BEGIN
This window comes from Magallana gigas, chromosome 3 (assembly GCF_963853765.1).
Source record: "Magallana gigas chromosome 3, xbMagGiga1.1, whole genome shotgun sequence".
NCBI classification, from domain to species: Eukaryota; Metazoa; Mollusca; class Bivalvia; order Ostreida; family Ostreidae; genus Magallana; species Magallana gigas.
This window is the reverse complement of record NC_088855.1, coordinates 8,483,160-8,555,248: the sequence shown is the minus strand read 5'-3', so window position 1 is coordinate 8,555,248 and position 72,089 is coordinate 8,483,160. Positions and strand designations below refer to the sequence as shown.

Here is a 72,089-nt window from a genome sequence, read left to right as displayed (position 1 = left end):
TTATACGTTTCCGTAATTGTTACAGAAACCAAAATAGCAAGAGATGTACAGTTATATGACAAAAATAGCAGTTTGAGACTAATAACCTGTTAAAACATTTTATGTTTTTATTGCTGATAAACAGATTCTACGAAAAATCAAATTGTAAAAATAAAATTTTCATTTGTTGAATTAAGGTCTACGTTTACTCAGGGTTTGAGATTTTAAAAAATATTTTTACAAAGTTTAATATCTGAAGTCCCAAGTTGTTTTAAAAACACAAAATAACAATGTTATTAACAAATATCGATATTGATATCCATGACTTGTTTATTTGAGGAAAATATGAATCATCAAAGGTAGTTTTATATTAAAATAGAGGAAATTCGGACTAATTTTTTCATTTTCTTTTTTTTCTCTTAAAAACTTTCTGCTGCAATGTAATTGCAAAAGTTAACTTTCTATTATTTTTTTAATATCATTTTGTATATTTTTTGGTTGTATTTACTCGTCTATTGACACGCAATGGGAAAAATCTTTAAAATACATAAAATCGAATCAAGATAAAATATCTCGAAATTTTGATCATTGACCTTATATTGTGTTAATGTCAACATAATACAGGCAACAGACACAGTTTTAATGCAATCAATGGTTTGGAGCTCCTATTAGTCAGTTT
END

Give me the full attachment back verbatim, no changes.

This window comes from Magallana gigas, chromosome 3 (assembly GCF_963853765.1).
Source record: "Magallana gigas chromosome 3, xbMagGiga1.1, whole genome shotgun sequence".
NCBI classification, from domain to species: Eukaryota; Metazoa; Mollusca; class Bivalvia; order Ostreida; family Ostreidae; genus Magallana; species Magallana gigas.
This window is the reverse complement of record NC_088855.1, coordinates 8,483,160-8,555,248: the sequence shown is the minus strand read 5'-3', so window position 1 is coordinate 8,555,248 and position 72,089 is coordinate 8,483,160. Positions and strand designations below refer to the sequence as shown.

Here is a 72,089-nt window from a genome sequence, read left to right as displayed (position 1 = left end):
TTATACGTTTCCGTAATTGTTACAGAAACCAAAATAGCAAGAGATGTACAGTTATATGACAAAAATAGCAGTTTGAGACTAATAACCTGTTAAAACATTTTATGTTTTTATTGCTGATAAACAGATTCTACGAAAAATCAAATTGTAAAAATAAAATTTTCATTTGTTGAATTAAGGTCTACGTTTACTCAGGGTTTGAGATTTTAAAAAATATTTTTACAAAGTTTAATATCTGAAGTCCCAAGTTGTTTTAAAAACACAAAATAACAATGTTATTAACAAATATCGATATTGATATCCATGACTTGTTTATTTGAGGAAAATATGAATCATCAAAGGTAGTTTTATATTAAAATAGAGGAAATTCGGACTAATTTTTTCATTTTCTTTTTTTTCTCTTAAAAACTTTCTGCTGCAATGTAATTGCAAAAGTTAACTTTCTATTATTTTTTTAATATCATTTTGTATATTTTTTGGTTGTATTTACTCGTCTATTGACACGCAATGGGAAAAATCTTTAAAATACATAAAATCGAATCAAGATAAAATATCTCGAAATTTTGATCATTGACCTTATATTGTGTTAATGTCAACATAATACAGGCAACAGACACAGTTTTAATGCAATCAATGGTTTGGAGCTCCTATTAGTCAGTTT